Airborne irritants can irritate the airways of the lungs and cause an asthma attack. Try to avoid these irritants if possible and use your prescribed asthma medication as your doctor directed.

Smoking

 

AIRBORNE IRRITANTS TO AVOID

  1. Tobacco smoke- Do not smoke, try to avoid second-hand smoke.
  2. Avoid perfumes, perfumed products, and hairspray. Spray
  3. Do not use room deodorizers- use non-perfumed household cleaning products.
  4. Try to avoid areas heated by wood burning stoves, fireplaces, or kerosene heaters.

POLLEN

Pollens are carried in the air. Weeds cause the most problems in the fall. Trees and grasses cause the most problems in the spring. Ragweed causes the most problems, especially from August through to the end of September. Pollen is lower in rainy weather and higher in early morning (before 10:00 AM) and in warm, dry weather. There is not a lot that you can do about what is outside. But, there are things you can do to cut down on the pollen in your home.

Weed

STEPS TO CUT DOWN ON EXPOSURE TO POLLENS

  1. Avoid playing or exercising before 10:00 AM.
  2. Close all the windows when you sleep.
  3. Shower and wash your hair after being outside. Wear different clothes after you shower.
  4. Get rid of weeds. Flower
  5. If you are allergic to ragweed avoid plants like chrysanthemums, zinnias, marigolds, dahlias and sunflowers.
  6. Do not dry clothes or bedding outside.

MOLD and MILDEW

Molds are found inside and outside the house. Molds grow in warm, damp, dark areas, like bathrooms, closets, and basements.

STEPS TO CUT DOWN ON MOLDS

  1. Keep bathroom clean and dry. Wipe down the shower after use.
  2. Increase ventilations in damp areas.
  3. Clean the kitchen and refrigerator regularly.
  4. Limit the number of houseplants in the home; excess moisture in the plants causes mold.
  5. Remove any water puddles in the basement or crawl space.

EXERCISE

Exercise

Exercise is one of the most common triggers of asthma symptoms. In many people exercise can cause a spasm in the airways (Bronchospasm), which causes coughing, wheezing, and/or shortness of breath. Make sure to take your asthma medication as prescribed by your doctor and include a proper warm-up period to help your body adjust to changes in breathing and temperature.

RESPIRATORY INFECTIONS

Sometimes colds, the flu, sinus infections and other illness can trigger an asthma attack. To reduce your chances of getting sick, wash your hands often, try to avoid being around sick people with the flu or colds, and ask your doctor about getting a flu shot.

WEATHER AND AIR QUALITY

A sudden blast of cold air, excess heat and humidity, and dry climates can all trigger an asthma attack. Wear a scarf over your nose and mouth to keep your breath warm and moist; breathe in through your nose to help warm the air before it reaches your lungs. In hot humid weather, stay in air-conditioned places as much as possible and drink plenty of fluids.

EMOTIONAL STRESS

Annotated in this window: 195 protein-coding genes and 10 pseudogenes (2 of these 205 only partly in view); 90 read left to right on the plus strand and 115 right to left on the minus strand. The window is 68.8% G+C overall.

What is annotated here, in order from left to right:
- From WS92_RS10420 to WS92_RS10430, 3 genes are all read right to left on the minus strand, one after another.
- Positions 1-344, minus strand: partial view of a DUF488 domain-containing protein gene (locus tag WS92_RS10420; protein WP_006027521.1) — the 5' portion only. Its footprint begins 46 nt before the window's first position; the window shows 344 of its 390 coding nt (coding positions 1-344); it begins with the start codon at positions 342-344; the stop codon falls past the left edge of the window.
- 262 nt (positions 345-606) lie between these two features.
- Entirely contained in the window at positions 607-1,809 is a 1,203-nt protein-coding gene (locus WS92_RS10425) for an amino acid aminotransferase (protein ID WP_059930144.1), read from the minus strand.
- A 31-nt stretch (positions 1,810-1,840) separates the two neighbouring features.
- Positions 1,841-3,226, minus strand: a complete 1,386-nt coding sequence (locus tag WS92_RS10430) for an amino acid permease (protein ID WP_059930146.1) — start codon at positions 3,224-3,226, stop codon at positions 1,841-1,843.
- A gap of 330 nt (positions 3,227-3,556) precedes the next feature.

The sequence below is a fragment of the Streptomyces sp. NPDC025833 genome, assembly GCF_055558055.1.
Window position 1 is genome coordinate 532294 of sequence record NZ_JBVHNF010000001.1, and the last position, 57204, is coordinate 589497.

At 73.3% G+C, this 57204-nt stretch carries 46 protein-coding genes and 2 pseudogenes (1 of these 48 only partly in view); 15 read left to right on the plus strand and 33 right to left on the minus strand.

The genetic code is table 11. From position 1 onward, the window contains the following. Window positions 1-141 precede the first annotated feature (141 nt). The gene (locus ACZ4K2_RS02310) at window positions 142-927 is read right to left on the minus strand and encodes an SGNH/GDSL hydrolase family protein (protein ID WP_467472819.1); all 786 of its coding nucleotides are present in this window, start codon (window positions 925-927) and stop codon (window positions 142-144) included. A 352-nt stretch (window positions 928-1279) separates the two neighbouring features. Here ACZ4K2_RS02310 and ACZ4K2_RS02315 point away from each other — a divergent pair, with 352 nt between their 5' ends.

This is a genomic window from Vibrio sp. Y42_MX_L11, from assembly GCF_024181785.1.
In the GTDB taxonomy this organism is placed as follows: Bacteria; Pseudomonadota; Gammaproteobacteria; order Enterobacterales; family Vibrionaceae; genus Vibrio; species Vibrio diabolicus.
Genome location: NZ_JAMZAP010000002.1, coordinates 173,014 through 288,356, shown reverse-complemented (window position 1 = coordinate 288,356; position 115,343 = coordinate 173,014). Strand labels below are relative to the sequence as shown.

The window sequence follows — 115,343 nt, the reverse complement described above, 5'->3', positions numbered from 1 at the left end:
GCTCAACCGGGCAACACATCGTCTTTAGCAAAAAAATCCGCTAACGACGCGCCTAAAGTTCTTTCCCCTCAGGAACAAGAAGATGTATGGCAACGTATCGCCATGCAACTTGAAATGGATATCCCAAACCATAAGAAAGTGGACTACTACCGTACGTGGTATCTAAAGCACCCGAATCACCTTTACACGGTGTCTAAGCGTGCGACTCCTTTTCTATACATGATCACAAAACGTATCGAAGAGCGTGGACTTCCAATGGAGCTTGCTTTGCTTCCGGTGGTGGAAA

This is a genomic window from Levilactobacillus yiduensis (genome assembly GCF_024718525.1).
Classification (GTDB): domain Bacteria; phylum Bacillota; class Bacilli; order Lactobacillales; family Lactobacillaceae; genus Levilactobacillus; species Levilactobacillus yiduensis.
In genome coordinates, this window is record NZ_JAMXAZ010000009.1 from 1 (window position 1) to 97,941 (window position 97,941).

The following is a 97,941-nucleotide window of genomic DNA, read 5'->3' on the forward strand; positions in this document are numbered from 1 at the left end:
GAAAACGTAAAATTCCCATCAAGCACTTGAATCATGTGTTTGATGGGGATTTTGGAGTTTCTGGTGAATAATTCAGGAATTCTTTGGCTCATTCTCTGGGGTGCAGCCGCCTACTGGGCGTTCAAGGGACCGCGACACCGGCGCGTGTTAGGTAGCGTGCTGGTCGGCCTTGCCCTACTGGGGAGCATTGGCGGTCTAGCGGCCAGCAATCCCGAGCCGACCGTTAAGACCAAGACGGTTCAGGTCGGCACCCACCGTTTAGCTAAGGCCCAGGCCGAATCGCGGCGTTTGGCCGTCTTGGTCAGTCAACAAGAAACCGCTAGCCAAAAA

Laugh

Emotions do not cause asthma. But strong emotions like laughing, crying and sighing can change the way you breathe and may trigger an asthma attack, especially if your asthma is not under control. Remaining calm and taking deep slow breaths can help to reduce symptoms that occur as a result of emotions or stress.

SLEEP

For many people with asthma, sleep will trigger asthma symptoms. When asthma symptoms occur at night, the condition is called Nocturnal Asthma. Nocturnal asthma can be brought on by many things, allergens (triggers) in the bedroom, a drop in body temperature, and heartburn. To prevent nocturnal asthma, it is important to keep your bedroom clear of allergens and follow your asthma management plan.

MEDICINE

Pills

Some medicines, especially those that contain aspirin, cause asthma symptoms. Medicines called beta-blockers, which are used to treat high blood pressure, heart disease, migraine headaches and glaucoma can make asthma worse. Talk to your doctor about medications you are taking for conditions other than your asthma.

Source: Greater Capital District Asthma Coalition Case Management Manuel, prepared under a grant from the NYSDOH.
More information on asthma triggers may be found at, http://www.epa.gov.
Prepared by the Bureau of Program Guidance, 1/04


The Medicaid Update: Your Window Into The Medicaid Program

The State Department of Health welcomes your comments or suggestions regarding the Medicaid Update.

Please send suggestions to the editor, Timothy Perry-Coon:

NYS Department of Health
Office of Medicaid Management
Bureau of Program Guidance
99 Washington Ave., Suite 720
Albany, NY 12210
(e-mail MedicaidUpdate@health.state.ny.us )

The Medicaid Update, along with past issues of the Medicaid Update, can be accessed online at the New York State Department of Health web site: http://www.health.state.ny.us/health_care/medicaid/program/main.htm

Please Note

Some documents on this page are saved in the Portable Document Format (PDF). If it's not already on your computer, you'll need to download the latest free version of Adobe Reader.